Visually the film is constructed with far more precision, offering a variety of European city scenes and wealthy estates. The local detail and the shot composition is often striking with family get togethers, poolside meetings and political unrest offering plenty of chances for great framing. Foul language is accidentally displayed by parade attendants carrying letters, and huge bedroom mirrors conceal… more mirrors. Killers dressed as priests stand in police line ups, and corpses bob in crimson bathwater. The overall sense of style is always present, and it’s accentuated by a lot of ’70s fashion and a few good synthesized beats from score composer George Martin.
Overall there are a lot of ideas presented that contrast with each other, some with better results than others. For Michael Caine aficionados it’s an essential, but on its original release just one year after Get Carter it must have been a let down. There’s a line between twisted black comedy and the stark coldness of a conspiracy storyline that it often steps over. In some instances it’s juvenile, and in others it’s enjoyably glib. For me the final reveals are all a bit too bleak to keep the sense of levity going during the last few scenes. Fans of irreverent detective stories will find plenty to enjoy, but at times it becomes rather patchy and doesn’t quite hang together after a stronger first hour. It could do with less odd tangents and more focus. But even so there is a lot of wit, subtext and overt style to get your teeth into — so it lives up to the title at least.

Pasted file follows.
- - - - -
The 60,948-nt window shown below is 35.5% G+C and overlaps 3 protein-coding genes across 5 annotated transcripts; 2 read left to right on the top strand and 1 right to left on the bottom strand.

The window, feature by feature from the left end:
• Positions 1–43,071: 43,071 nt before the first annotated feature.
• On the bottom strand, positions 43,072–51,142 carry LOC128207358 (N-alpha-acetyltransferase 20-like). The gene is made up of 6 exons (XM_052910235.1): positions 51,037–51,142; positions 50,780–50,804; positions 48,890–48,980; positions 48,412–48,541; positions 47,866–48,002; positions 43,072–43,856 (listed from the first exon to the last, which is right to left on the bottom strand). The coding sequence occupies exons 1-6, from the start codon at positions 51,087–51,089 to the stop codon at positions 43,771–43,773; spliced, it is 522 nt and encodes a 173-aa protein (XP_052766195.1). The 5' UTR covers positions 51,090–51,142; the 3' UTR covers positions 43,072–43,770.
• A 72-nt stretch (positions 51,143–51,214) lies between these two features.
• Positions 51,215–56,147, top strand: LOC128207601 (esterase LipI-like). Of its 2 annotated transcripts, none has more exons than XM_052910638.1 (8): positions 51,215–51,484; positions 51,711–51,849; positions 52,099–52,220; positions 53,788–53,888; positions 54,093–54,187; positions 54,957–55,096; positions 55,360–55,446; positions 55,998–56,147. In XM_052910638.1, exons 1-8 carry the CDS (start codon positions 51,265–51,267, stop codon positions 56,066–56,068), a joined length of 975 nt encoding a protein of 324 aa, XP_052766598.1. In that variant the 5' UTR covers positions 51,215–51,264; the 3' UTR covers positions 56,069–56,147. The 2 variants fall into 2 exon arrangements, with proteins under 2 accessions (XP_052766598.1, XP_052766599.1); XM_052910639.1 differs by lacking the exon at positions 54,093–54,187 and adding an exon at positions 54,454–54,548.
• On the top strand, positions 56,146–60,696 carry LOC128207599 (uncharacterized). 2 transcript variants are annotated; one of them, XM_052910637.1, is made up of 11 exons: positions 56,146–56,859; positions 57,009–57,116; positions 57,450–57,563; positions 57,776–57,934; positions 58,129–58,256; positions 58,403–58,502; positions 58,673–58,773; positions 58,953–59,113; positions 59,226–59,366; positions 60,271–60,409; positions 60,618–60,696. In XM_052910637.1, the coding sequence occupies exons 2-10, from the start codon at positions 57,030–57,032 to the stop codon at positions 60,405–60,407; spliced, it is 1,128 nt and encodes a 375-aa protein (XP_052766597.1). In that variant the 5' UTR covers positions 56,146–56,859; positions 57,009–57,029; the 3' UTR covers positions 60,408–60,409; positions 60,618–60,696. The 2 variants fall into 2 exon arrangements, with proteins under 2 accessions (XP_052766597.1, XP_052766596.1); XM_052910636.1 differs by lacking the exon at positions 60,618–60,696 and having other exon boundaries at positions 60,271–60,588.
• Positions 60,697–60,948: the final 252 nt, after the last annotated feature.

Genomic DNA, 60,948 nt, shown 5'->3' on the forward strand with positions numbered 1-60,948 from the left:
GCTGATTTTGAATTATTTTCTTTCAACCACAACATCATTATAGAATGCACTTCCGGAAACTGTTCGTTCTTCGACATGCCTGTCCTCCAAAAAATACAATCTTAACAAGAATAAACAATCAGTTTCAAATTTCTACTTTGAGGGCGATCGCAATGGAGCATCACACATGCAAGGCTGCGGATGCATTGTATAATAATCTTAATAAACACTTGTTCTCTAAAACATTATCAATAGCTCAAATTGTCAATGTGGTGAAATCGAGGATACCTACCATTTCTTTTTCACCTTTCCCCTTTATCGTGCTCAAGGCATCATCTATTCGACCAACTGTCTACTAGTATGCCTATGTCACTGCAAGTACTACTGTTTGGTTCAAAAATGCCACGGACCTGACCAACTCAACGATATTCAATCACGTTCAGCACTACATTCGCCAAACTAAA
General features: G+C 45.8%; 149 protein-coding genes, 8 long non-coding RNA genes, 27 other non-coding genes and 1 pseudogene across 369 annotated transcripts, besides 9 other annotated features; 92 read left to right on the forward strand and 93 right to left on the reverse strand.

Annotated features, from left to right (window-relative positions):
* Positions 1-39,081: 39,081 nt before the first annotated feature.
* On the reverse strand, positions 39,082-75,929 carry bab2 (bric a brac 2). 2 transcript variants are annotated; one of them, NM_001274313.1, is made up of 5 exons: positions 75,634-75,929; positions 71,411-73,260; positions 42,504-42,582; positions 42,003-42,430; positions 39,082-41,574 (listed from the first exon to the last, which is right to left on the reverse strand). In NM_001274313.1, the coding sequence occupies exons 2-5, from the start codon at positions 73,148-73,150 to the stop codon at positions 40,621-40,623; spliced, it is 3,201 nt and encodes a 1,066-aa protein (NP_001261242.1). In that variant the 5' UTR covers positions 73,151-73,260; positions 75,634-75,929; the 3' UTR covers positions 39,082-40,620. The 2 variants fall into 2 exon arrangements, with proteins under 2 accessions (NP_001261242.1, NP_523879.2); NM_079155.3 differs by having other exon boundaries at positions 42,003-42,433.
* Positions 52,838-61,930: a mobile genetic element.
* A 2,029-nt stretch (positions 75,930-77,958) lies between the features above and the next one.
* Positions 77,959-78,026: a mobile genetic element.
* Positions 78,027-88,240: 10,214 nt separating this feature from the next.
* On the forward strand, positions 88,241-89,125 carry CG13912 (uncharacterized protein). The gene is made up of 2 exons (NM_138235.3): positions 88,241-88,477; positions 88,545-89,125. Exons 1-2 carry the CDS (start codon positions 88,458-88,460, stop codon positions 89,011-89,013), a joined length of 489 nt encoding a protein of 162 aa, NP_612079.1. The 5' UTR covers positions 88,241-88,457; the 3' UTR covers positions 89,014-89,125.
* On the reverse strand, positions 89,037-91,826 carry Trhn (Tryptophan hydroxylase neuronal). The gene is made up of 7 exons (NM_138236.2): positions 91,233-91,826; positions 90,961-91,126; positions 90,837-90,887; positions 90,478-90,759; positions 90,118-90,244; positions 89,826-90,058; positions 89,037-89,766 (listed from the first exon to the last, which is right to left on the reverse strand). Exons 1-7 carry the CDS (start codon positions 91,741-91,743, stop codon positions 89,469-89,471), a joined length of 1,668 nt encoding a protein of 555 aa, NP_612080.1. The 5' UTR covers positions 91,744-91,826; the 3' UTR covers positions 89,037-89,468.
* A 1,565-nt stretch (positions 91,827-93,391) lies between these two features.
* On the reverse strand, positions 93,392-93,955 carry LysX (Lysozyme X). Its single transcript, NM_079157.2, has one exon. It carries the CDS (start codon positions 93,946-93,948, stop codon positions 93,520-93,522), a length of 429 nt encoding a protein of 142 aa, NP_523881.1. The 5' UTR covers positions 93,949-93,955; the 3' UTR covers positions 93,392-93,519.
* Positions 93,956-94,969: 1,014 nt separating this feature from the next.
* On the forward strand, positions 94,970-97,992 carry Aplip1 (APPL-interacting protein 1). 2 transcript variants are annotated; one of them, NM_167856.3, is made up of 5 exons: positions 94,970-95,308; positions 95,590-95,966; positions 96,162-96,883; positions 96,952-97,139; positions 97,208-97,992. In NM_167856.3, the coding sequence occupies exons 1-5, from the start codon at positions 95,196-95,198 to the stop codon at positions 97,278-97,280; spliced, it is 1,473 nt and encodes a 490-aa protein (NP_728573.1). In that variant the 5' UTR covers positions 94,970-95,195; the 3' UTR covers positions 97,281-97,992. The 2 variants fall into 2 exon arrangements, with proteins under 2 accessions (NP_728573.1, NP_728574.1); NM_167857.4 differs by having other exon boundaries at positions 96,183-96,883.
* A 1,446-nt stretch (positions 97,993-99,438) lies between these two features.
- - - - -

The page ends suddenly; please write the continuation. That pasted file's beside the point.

ARROW VIDEO SPECIAL EDITION CONTENTS:
• Brand new 2K restoration from original film elements, supervised and approved by director of photography Ousama Rawi, produced by Arrow Films exclusively for this release
• High Definition Blu-ray (1080p) presentation
• Original 1.0 mono sound
• Optional English subtitles for the deaf and hard-of-hearing
• Brand-new interview with writer-director Mike Hodges
• Brand-new interview with director of photography Ousama Rawi
• Brand-new interview with assistant director John Glen
• Brand-new interview with Tony Klinger, son of producer Michael Klinger
• Original theatrical trailer
• Reversible sleeve featuring original and newly commissioned artwork by Nathanael Marsh
FIRST PRESSING ONLY: Collector’s booklet containing new writing by Alexandra Heller-Nicholas